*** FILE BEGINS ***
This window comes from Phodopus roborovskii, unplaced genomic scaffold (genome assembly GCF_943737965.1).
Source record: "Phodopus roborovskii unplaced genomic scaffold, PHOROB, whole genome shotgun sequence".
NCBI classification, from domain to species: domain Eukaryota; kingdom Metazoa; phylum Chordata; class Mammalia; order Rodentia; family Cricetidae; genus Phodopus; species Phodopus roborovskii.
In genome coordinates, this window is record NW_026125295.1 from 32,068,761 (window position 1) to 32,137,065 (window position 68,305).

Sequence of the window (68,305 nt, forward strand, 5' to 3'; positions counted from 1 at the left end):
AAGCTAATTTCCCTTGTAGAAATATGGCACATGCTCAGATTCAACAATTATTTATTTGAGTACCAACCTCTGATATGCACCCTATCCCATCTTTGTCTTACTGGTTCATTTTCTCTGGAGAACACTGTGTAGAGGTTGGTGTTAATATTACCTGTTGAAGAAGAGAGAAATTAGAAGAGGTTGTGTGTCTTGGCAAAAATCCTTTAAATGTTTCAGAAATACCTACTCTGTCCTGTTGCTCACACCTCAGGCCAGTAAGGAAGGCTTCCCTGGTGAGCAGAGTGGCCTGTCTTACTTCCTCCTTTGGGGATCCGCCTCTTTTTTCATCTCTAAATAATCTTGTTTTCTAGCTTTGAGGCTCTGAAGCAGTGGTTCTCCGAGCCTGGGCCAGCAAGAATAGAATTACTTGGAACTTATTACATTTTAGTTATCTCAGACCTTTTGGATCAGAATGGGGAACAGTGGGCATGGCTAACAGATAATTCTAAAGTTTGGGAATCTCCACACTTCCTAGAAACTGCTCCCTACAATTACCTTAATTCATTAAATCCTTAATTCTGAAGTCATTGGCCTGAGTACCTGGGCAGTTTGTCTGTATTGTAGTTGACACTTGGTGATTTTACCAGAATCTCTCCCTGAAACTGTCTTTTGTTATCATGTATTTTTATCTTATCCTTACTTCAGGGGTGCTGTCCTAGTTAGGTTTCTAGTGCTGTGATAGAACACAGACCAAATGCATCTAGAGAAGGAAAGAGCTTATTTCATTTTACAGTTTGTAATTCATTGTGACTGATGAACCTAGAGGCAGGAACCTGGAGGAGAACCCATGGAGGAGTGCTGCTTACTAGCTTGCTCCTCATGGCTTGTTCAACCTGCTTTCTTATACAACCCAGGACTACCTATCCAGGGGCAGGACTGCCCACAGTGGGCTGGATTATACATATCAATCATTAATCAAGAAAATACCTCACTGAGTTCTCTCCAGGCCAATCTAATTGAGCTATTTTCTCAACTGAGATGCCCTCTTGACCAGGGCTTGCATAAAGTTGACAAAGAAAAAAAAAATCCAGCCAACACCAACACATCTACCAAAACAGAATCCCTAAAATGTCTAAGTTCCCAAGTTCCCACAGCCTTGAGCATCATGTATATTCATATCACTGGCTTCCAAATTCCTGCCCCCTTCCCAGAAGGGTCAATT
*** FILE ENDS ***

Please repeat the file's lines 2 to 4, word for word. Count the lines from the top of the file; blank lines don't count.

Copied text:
Source record: "Phodopus roborovskii unplaced genomic scaffold, PHOROB, whole genome shotgun sequence".
NCBI classification, from domain to species: domain Eukaryota; kingdom Metazoa; phylum Chordata; class Mammalia; order Rodentia; family Cricetidae; genus Phodopus; species Phodopus roborovskii.
In genome coordinates, this window is record NW_026125295.1 from 32,068,761 (window position 1) to 32,137,065 (window position 68,305).